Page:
Guns and mental illness: NY SAFE Act | Behavioral Healthcare Executive Skip to content Skip to navigation

Guns and mental illness: NY SAFE Act

January 30, 2013
by By Alison Knopf, Contributing Writer
| Reprints
New law singles out mentally ill, makes providers responsible for reporting those ‘likely to commit harm’
Click To View Gallery

On one side of the debate over guns is the National Rifle Association, which blames gun violence on “criminals" and "insane killers," but doesn’t want limits put on gun ownership. However, the NRA has no qualms about singling out people with mental illness for further investigation. As President Obama said in introducing the Administration’s approach to preventing another Newtown, Connecticut tragedy, people with mental illness are far more likely to be the victims than the perpetrators of violence.

Still, singling out people with mental illness is what the nation’s strongest gun law yet, passed by the New York legislature in the quickest – and some say least thoughtful – vote on legislation, signed by Gov. Andrew Cuomo January 15. In the law, legislature went way beyond what is already federal law, which says that the names of people who have been committed are supposed to be in a database which prevents them from having guns. This law, called the Secure Ammunition and Firearms Enforcement Act (SAFE Act), requires mental health providers to report to authorities any patient who is likely to do harm to himself or others. That information will be crosschecked against a new (still nonexistent) database of gun owners. If that person has a gun, the license will be suspended and the gun will be confiscated.

Paul Appelbaum, M.D., chair of the American Psychiatric Association’s Committee on Judicial Action, is very critical of the law. Current standards give clinicians the option to manage patients who express ideas of hurting themselves – or, less frequently, other people – in whatever way seems likely to be effective, he told Behavioral Healthcare.

“That includes a range of interventions, from hospitalization – voluntary or involuntary – to seeing the patient more frequently, adding or altering medications, entering the patient into a day program, or starting substance abuse treatment,” said Appelbaum, who is also also Elizabeth K. Dollard professor of Psychiatry, Medicine, and Law at Columbia Law School. “There are any number of clinical approaches that can be taken to reduce the risk of harm or self to others,” he said. “This statute takes that relatively flexible situation and imposes a non-flexible rule on it. Whatever else you do, you have to report these people to the state.”

There are many unanswered questions about the legislation, not the least of which is this: what if you report to the state that a patient is thinking about harming himself or others, but the person isn’t a gun owner? “That is a fine question,” said Appelbaum. “A lot of the details of how this actually works have not been thought out.”

Nobody seems to know the genesis of the mental health reporting provision; most of the legislation is focused on gun restrictions. The statute says that names are to be reported to the local mental health authority, which in New York is at the county level. The mental health authority would then transmit those names to the state Division of Criminal Justice Services, which will check those names against a database of gun licensees in the state. “Beyond that, the consequences of  not reporting are extremely vague,” said Appelbaum.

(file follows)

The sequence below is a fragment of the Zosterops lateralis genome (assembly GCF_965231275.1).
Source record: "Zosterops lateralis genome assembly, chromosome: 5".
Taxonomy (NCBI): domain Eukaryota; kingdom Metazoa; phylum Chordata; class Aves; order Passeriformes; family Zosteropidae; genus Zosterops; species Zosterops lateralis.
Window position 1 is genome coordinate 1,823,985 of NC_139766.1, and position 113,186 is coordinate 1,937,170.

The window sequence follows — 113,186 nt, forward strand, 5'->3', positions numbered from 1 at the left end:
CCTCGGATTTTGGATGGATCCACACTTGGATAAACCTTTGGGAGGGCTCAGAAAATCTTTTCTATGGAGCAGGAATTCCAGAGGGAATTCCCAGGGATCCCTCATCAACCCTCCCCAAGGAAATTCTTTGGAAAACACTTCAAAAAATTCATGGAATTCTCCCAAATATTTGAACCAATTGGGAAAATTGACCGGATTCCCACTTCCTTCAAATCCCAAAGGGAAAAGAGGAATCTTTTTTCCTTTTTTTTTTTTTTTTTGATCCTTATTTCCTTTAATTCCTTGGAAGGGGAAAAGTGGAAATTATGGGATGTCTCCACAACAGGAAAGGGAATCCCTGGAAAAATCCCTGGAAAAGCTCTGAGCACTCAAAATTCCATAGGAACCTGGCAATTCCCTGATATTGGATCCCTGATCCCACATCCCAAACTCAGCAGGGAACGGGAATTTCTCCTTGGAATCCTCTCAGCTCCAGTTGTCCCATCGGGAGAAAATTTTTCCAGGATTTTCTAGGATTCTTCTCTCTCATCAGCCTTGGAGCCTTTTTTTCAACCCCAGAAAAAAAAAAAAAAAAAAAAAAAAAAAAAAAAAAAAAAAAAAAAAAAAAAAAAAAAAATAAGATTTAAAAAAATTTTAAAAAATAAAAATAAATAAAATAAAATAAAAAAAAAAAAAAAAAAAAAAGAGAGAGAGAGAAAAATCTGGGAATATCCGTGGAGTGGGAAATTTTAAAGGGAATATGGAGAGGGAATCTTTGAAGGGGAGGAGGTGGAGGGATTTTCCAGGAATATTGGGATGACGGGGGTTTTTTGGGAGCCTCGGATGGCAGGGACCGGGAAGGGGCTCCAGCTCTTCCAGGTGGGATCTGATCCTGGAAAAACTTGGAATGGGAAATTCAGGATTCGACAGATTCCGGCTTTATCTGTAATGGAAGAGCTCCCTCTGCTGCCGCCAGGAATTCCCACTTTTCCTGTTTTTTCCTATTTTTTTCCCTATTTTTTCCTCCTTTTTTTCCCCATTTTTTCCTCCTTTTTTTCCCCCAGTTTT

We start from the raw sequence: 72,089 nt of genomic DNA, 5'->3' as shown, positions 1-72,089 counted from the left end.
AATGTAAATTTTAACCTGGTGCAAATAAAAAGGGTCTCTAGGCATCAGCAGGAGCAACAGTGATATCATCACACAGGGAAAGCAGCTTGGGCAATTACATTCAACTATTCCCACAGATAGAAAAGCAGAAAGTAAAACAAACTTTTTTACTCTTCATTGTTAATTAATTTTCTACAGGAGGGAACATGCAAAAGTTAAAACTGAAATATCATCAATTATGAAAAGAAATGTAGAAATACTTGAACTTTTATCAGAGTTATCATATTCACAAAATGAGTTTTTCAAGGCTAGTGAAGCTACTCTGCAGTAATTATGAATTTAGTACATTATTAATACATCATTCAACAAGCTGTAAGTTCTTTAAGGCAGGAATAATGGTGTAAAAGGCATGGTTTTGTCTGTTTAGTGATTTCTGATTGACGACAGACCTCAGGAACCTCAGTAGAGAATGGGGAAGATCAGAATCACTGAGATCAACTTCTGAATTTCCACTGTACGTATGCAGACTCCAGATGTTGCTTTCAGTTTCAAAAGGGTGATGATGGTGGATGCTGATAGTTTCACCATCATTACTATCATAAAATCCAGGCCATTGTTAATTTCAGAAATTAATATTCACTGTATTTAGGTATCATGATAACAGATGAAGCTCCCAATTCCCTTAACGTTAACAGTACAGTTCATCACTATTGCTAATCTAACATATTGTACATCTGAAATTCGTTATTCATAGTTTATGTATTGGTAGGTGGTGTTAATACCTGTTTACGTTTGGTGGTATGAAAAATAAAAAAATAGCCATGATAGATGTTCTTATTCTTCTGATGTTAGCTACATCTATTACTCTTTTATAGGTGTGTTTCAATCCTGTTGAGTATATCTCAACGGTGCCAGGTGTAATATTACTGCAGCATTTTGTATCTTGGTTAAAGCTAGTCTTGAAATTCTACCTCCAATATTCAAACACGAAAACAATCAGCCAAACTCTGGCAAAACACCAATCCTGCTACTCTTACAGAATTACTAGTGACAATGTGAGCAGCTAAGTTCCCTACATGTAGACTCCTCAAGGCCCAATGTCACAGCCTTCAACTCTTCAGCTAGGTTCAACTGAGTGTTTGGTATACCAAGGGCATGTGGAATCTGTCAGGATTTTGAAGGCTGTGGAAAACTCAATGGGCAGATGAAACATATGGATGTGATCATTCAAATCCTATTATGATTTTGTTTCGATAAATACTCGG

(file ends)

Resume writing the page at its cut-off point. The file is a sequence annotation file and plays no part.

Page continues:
The concern on the part of clinicians is if they don’t report and something terrible happens, they will be liable. “If my patient acts on their impulses in a horrendous way, what happens when everyone starts pointing fingers at me?” said Appelbaum, noting that this week a lawsuit was filed against Lynne Fenton, M.D., the University of Colorado psychiatrist who treated James Holmes, the gunman in last year’s Aurora, Colorado shootings, by the widow of a victim. Reportedly, Fenton had asked for observation for the Colorado shooter, but because he was no longer part of the university system, the campus police did not act. The university was named in the lawsuit as well.


Appelbaum expects the law to have a chilling effect on therapist-patient communications. While there is hope that the legislation could be amended, there is often a reluctance to reopen bills once they have been passed for fear of putting the entire bill at risk. “I don’t know whether there will be similar reluctance here,” said Appelbaum.

The mental health reporting provision doesn’t go into effect until 60 days from the legislation being signed, said Appelbaum. “Between now and then we hope there will be some clarification of what the state expects. We’re engaged in watchful waiting.” He spoke to Lloyd Sederer, M.D., medical director for the state’s Office of Mental Health, on January 17, and noted the OMH clearly understands the problems the law presents to mental health professionals. At press time, it was still unclear whether the OMH or another agency would provide guidance, or if there would be any guidance at all.

The legislature also placed the responsibility to report on a specific set of providers:  physicians, psychologists, registered nurses, or licensed social workers. The inclusion of “physicians” goes beyond psychiatrists to include those who may be delivering mental health services in primary care, for example. Depression, Appelbaum noted, is mainly treated by non-psychiatrist physicians in primary care settings. Likewise, the treatment of ADHD in children is typically handled by pediatricians.

Applebaum says the NRA has been very successful in turning the gun discussion into a mental illness discussion, and that the result is increased stigmatization of people with mental illness.

The background check